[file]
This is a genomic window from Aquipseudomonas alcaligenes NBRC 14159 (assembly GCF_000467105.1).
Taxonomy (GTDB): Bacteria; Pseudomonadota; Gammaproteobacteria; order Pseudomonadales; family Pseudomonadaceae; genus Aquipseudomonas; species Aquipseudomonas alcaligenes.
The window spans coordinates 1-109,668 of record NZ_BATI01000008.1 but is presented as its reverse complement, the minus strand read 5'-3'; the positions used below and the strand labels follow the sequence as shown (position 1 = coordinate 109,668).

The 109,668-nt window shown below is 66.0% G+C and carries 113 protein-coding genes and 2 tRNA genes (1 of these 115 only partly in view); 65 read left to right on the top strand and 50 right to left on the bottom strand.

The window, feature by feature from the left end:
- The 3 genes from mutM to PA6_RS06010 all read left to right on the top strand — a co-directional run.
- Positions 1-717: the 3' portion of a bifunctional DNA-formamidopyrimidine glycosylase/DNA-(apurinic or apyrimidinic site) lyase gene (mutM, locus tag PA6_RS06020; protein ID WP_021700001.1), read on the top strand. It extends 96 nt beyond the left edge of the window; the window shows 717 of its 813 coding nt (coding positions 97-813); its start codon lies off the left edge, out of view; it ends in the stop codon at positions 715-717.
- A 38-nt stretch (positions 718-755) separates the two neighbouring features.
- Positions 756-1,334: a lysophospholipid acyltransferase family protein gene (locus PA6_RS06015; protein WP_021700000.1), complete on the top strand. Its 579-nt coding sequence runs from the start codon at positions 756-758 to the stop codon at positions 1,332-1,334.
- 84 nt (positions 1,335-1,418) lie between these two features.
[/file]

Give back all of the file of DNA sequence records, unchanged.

This is a genomic window from Aquipseudomonas alcaligenes NBRC 14159 (assembly GCF_000467105.1).
Taxonomy (GTDB): Bacteria; Pseudomonadota; Gammaproteobacteria; order Pseudomonadales; family Pseudomonadaceae; genus Aquipseudomonas; species Aquipseudomonas alcaligenes.
The window spans coordinates 1-109,668 of record NZ_BATI01000008.1 but is presented as its reverse complement, the minus strand read 5'-3'; the positions used below and the strand labels follow the sequence as shown (position 1 = coordinate 109,668).

The 109,668-nt window shown below is 66.0% G+C and carries 113 protein-coding genes and 2 tRNA genes (1 of these 115 only partly in view); 65 read left to right on the top strand and 50 right to left on the bottom strand.

The window, feature by feature from the left end:
- The 3 genes from mutM to PA6_RS06010 all read left to right on the top strand — a co-directional run.
- Positions 1-717: the 3' portion of a bifunctional DNA-formamidopyrimidine glycosylase/DNA-(apurinic or apyrimidinic site) lyase gene (mutM, locus tag PA6_RS06020; protein ID WP_021700001.1), read on the top strand. It extends 96 nt beyond the left edge of the window; the window shows 717 of its 813 coding nt (coding positions 97-813); its start codon lies off the left edge, out of view; it ends in the stop codon at positions 715-717.
- A 38-nt stretch (positions 718-755) separates the two neighbouring features.
- Positions 756-1,334: a lysophospholipid acyltransferase family protein gene (locus PA6_RS06015; protein WP_021700000.1), complete on the top strand. Its 579-nt coding sequence runs from the start codon at positions 756-758 to the stop codon at positions 1,332-1,334.
- 84 nt (positions 1,335-1,418) lie between these two features.